The international and prestigious prize seeks to recognise individuals who ‘have improved society through gastronomy’, and is judged by some of the world’s most high-profile chefs.
Chef candidates for the award must be nominated by a gastronomic professional, or institution, via the Basque Culinary World Prize website. All nationalities are eligible. All nominations must state how the nominee’s gastronomy work acts a ‘powerful force for change’.
The winner will be announced on Tuesday 18 July at the meeting of the International Committee of the Basque Culinary Centre in Mexico City. The prize is €100,000 (£83,530) towards the winner’s project of choice.
Prize Jury panellists this year – who will judge the final ten nominations ‒ include chair Joan Roca (Spain), Dan Barber (US), Heston Blumenthal (UK), Ferran Adrià (Spain), Massimo Bottura (Italy), and Dominique Crenn (France).
Also judging will be Alex Atala (Brazil), Michel Bras (France), Yoshihiro Narisawa (Japan), Enrique Olvera (Mexico) and René Redzepi (Denmark).
Last year’s winner, Maria Fernanda di Giacobbe of Venezuela, was celebrated for her educational and business work with chocolate, which helps economically vulnerable communities in Venezuela, and empowers women to improve their lives through becoming ‘chocolate entrepreneurs’.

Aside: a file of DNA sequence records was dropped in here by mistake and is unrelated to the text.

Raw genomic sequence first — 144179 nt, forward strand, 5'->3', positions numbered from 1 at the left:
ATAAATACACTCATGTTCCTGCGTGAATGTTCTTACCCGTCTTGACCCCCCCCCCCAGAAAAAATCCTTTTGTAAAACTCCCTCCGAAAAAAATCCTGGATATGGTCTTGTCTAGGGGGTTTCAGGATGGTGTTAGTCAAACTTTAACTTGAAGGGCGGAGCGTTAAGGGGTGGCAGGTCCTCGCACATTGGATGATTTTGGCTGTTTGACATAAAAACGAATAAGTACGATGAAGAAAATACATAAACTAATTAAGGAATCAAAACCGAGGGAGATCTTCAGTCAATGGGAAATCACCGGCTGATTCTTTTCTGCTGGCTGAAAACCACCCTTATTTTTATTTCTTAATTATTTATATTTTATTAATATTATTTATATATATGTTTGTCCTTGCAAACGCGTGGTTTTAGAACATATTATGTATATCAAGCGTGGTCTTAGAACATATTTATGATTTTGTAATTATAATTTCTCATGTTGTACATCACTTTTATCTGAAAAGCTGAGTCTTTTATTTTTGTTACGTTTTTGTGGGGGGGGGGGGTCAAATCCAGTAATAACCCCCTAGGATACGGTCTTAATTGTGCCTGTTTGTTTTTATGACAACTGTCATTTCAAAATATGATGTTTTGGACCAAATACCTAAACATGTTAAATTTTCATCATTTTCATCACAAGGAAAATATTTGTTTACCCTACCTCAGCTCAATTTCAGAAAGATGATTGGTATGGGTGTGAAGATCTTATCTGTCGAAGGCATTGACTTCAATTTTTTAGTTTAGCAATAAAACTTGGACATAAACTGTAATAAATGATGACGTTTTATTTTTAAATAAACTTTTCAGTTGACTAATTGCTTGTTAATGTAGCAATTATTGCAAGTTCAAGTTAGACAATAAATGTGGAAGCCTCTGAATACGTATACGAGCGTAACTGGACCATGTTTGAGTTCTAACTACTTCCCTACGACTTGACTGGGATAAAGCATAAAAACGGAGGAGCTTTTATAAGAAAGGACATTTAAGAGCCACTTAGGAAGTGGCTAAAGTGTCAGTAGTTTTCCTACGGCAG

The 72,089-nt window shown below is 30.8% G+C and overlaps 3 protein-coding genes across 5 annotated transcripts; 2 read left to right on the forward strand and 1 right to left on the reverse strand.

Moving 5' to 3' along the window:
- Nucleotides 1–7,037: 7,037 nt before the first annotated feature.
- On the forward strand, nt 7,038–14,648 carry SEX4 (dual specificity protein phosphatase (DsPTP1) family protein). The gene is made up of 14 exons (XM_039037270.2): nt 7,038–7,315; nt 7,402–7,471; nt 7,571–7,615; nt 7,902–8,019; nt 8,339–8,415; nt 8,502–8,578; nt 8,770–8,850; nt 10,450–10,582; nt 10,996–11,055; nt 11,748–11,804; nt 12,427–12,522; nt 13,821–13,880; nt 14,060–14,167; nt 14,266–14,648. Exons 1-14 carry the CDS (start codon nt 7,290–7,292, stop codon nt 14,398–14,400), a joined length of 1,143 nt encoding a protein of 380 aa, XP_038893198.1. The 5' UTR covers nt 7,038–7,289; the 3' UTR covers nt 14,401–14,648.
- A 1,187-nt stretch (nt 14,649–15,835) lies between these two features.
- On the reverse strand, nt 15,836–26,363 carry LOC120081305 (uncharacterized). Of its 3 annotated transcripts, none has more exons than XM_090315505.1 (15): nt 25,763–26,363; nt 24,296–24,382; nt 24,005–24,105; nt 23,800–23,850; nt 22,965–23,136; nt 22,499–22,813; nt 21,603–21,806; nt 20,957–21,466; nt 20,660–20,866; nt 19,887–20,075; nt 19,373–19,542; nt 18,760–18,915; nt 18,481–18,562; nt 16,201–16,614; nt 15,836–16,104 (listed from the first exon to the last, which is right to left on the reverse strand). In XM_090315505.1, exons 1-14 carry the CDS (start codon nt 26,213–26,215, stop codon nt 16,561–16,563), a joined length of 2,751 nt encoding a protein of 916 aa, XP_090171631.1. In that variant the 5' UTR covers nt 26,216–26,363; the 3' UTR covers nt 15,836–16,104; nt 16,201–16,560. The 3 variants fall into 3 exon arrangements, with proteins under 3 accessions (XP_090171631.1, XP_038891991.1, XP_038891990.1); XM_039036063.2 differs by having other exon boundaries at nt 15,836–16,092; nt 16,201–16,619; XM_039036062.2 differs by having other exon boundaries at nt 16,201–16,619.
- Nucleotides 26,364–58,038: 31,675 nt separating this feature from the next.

She won out of 110 different chef nominations from over 30 countries.
“Since we won the prize, our work has taken on a new dimension,” says Giacobbe. “The news of the prize reached all of Venezuela – even in remote areas. People who had never really considered that cacao was a crop that could improve their lives, have contacted me to tell me their story and ask for guidance.”
Alberto Crisci, founder of The Clink Charity and Restaurants training scheme that teaches hospitality skills to prisoners across the UK, was a runner-up in the 2016 contest.
He champions the value of the competition, and the pride he feels in being recognised for his work.
“I was honoured to be a runner up in the Basque Culinary World Prize 2016 and even more so to have been the only UK nominee picked from 110 international chefs,” he says. “I am delighted that my work with The Clink Charity has been recognised the world over by some of the most acclaimed chefs.
“The incredible recognition of the prize has put The Clink Charity and Restaurants firmly on the world’s culinary map which in turn helps to spread the important word of prisoner rehabilitation and supporting homeless young people into employment, not just within the UK but across the globe.”
The prize is organised by the Basque Government under the Euskadi-Basque Country Strategy and the Basque Culinary Center (BCC),, with the initial nominations whittled down to just 10 finalists by a Prize Committee including chef Elena Arzak and a diverse group of global food and culture experts.